Like any expressive activity, scooter riding is entirely dependent on the context in which it is executed. Scootering varies greatly in the ways that riders conduct themselves, their riding, and the promotion of their riding.
A scooter is like a chameleon. It changes color depending on the rider riding it. Instead of trying to act like everyone is going to have the same color, unification of the sport can best be found in understanding and accepting the infinitely varying spectrum of colors.
The context a rider creates around their riding allows for a diverse range of riding styles to exist simultaneously within scootering. Context is a summation of every component related to ones riding; tricks, style, location, media form and style, music, appearance, personality outside of scootering etc.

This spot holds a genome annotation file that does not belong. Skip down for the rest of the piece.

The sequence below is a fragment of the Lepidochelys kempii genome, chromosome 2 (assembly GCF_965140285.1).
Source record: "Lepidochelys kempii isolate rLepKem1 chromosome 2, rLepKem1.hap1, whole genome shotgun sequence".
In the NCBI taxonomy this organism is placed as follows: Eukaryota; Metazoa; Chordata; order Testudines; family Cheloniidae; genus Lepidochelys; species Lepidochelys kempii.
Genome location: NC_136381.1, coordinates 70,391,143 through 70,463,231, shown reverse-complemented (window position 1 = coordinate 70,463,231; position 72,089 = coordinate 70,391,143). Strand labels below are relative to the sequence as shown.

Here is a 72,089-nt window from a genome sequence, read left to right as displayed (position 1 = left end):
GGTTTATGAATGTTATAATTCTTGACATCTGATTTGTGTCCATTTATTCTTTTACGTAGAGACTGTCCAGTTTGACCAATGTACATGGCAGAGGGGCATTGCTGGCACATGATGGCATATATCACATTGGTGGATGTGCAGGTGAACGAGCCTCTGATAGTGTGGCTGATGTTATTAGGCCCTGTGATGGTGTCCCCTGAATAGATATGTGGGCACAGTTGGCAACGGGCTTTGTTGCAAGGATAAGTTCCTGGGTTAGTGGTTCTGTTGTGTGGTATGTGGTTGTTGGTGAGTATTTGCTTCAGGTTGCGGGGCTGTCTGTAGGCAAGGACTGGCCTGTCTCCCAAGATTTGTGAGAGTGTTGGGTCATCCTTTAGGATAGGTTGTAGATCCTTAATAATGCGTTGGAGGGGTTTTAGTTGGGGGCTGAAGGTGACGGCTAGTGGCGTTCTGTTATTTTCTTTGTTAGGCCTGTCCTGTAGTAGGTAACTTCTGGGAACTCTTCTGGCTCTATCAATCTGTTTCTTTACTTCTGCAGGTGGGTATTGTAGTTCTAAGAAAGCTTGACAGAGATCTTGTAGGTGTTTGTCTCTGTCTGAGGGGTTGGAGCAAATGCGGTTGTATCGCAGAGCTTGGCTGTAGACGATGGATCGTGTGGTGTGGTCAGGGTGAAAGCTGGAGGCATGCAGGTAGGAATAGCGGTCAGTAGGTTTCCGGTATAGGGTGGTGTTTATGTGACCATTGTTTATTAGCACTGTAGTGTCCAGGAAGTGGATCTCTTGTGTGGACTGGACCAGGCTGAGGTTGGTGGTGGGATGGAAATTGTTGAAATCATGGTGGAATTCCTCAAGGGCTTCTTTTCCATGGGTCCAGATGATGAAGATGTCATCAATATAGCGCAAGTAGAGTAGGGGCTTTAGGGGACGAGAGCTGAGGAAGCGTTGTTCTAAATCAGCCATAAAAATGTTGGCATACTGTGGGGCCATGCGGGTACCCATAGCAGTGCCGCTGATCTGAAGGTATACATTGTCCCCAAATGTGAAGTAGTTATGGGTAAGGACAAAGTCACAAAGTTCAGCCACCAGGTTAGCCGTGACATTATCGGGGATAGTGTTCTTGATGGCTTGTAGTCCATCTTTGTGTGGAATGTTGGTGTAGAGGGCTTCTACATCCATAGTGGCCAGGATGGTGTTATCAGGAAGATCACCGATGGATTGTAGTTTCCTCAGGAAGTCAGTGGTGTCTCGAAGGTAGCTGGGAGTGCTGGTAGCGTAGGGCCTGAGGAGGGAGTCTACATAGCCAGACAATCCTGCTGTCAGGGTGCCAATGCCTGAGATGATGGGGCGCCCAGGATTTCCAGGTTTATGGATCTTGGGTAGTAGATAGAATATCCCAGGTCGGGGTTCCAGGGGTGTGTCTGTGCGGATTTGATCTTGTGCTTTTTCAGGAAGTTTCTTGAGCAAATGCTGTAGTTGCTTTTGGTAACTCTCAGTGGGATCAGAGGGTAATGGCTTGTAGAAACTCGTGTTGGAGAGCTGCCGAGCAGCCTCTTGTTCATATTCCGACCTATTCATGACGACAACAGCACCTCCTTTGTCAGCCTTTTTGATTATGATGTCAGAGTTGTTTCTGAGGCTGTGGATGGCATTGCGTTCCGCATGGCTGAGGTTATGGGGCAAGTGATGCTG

To help illustrate this idea, consider the above art piece by pop artist, Andy Warhol. It is called “Campbell’s Soup Cans”…and it is exactly that. It is a painting designed to exactly resemble Campbell Soup cans. The interesting thing about this piece is how in a grocery store, this image would qualify as an advertisement or label for a product, but in an art museum, it becomes art. It becomes representative of an entirely new concept.
Just as the meaning of this image changes within different contexts, so does the meaning of a video and the tricks within it. A trick receives context from where it is done, when it is done, how it is done, and why it is done. It is your obligation as the viewer of one’s riding to pay attention to these details and deduce purpose. In order to do so, it is important to detach yourself from your own subjective self-righteousness in order to fully understand and appreciate another’s riding for what it is.
For your own sake, always consider whether you are in a grocery store or an art museum.
– Bobby Pantano